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Multiples of bytes
Value Metric
1000 kB kilobyte
10002 MB megabyte
10003 GB gigabyte
10004 TB terabyte
10005 PB petabyte
10006 EB exabyte
10007 ZB zettabyte
10008 YB yottabyte
1024 KiB kibibyte KB kilobyte
10242 MiB mebibyte MB megabyte
10243 GiB gibibyte GB gigabyte
10244 TiB tebibyte
10245 PiB pebibyte
10246 EiB exbibyte
10247 ZiB zebibyte
10248 YiB yobibyte

The kibibyte is a multiple of the unit byte for digital information.[1] The binary prefix kibi means 210, or 1024; therefore, 1 kibibyte is 1024 bytes. The unit symbol for the kibibyte is KiB.

The unit was established by the International Electrotechnical Commission (IEC) in 1998,[2] has been accepted for use by all major standards organizations, and is part of the International System of Quantities.[3] The kibibyte was designed to replace the kilobyte in those computer science contexts in which the term kilobyte is used to mean 1024 bytes. The interpretation of kilobyte to denote 1024 bytes, conflicting with the SI definition of the prefix kilo (1000), used to be common.[4]


The unit prefix kibi specifies multiplication by 210 (1024). It was derived as a portmanteau from the words kilo and binary, indicating its origin in the closeness in value to the SI prefix kilo (1000). While the SI prefix is written with lowercase (k), all IEC binary prefixes start with an uppercase letter.[5]

Therefore, the definition of the kibibyte is:

1 kibibyte (KiB) = 210 bytes = 1024 bytes.

The next larger unit of information in the sequence with IEC binary prefixes is the mebibyte (MiB) (220 bytes):

1024 kibibytes = 1 mebibyte.

IEC specification 80000-13 defines one byte as 8 bits (1 B = 8 bit). Therefore,

1 kibibyte = 8192 bits.


The kibibyte is closely related to the kilobyte, which equals 1000 bytes, as the prefix kilo is defined in the International System of Units. The kibibyte was established by the International Electrotechnical Commission (IEC) in 1998,[2]

Prior to the definition of the binary prefixes, the kilobyte represented 1024 bytes in some fields of computer science, but was sometimes used to mean exactly one thousand bytes. When describing random access memory, it typically meant 1024 bytes, but when describing disk drive storage, it meant 1000bytes.[6] The errors associated with this ambiguity are relatively small (2.4%).

In 1995, the International Union of Pure and Applied Chemistry's Interdivisional Committee on Nomenclature and Symbols attempted to resolve this ambiguity by proposing a set of binary prefixes for the powers of 1024.[7][8] After adopting the proposal, the IEC published the standard in January 1999.[9][10]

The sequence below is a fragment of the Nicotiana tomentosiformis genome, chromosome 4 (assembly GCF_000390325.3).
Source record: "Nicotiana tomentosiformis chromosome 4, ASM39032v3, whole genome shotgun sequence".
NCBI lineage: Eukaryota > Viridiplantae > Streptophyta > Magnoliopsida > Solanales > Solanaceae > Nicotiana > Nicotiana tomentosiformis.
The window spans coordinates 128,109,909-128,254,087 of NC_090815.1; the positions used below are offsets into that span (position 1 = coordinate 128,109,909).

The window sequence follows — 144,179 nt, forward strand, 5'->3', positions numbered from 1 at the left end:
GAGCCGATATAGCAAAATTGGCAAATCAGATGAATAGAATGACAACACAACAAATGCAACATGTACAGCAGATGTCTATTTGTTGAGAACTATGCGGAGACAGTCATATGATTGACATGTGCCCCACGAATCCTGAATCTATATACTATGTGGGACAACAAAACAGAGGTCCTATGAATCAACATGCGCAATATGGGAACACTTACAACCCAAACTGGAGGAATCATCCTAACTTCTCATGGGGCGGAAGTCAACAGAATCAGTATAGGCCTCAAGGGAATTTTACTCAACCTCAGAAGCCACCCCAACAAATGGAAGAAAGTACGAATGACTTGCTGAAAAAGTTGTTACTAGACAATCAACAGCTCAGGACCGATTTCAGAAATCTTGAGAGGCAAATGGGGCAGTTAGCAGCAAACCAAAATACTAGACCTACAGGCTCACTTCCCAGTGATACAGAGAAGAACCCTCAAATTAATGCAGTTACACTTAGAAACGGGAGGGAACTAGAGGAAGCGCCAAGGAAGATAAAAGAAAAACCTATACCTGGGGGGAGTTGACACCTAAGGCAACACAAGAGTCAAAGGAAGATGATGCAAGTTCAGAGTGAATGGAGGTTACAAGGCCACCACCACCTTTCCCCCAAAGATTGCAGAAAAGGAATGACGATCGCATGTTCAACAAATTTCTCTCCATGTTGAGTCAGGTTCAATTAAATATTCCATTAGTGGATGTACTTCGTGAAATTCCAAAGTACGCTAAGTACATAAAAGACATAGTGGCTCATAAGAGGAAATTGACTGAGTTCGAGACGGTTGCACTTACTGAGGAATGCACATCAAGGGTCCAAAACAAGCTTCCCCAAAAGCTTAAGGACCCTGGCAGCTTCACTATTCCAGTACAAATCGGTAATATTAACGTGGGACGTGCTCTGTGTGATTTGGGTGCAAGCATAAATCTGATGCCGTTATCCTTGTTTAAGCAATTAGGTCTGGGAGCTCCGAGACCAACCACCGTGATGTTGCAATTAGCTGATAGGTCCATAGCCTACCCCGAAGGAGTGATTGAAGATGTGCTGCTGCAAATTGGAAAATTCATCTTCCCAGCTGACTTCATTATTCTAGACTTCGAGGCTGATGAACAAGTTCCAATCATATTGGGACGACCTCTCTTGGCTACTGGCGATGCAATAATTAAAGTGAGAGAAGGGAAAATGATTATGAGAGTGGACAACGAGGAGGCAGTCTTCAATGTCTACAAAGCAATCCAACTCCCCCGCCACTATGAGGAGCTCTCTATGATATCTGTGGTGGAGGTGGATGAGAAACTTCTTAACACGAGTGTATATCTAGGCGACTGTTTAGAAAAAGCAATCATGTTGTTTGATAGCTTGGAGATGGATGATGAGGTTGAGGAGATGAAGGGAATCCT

In 1999, Donald Knuth suggested calling the kibibyte a "large kilobyte" (KKB).[11]

Despite the formal adoption of the kibibyte, kilobyte continues to be used to mean 1024 bytes in some product advertising and computing vernacular.[12][13][14][15]

See also


  1. ^ International Electrotechnical Commission (2007). "Prefixes for binary multiples". Retrieved .
  2. ^ a b International Electrotechnical Commission (January 1999), IEC 60027-2 Amendment 2: Letter symbols to be used in electrical technology - Part 2: Telecommunications and electronics
  3. ^ "IEC 80000-13:2008". International Organization for Standardization. Retrieved .
  4. ^ "Definitions of the SI units: The binary prefixes". Retrieved .
  5. ^ National Institute of Standards and Technology. "Prefixes for binary multiples". Retrieved .
  6. ^ NIST "Prefixes for binary multiples"
  7. ^ IUCr 1995 Report - IUPAC Interdivisional Committee on Nomenclature and Symbols (IDCNS)
  8. ^ "Binary Prefix" University of Auckland Department of Computer Science
  9. ^ NIST "Prefixes for binary multiples"
  10. ^ Amendment 2 to IEC International Standard IEC 60027-2: Letter symbols to be used in electrical technology - Part 2: Telecommunications and electronics.
  11. ^ "What is a kilobyte?". Retrieved .
  12. ^ "Safier vs WDC complaint". Archived from the original on October 16, 2007. Retrieved .
  13. ^ Grainger, Brian (7 August 2005). "I've got a bigger gigabyte than you!". Independent Computer Products Users Group (ICPUG). Retrieved .
  14. ^ Barry Wittman; Aditya Mathur; Tim Korb (30 December 2012). Start Concurrent: An Introduction to Problem Solving in Java with a Focus on Concurrency, 2013 Edition. Purdue University Press. p. 5. ISBN 978-1-55753-672-3. Retrieved 2013.
  15. ^ "Our Customer Terms" (PDF). Telstra. p. 7. Archived (PDF) from the original on 24 Sep 2020. Retrieved 2020.

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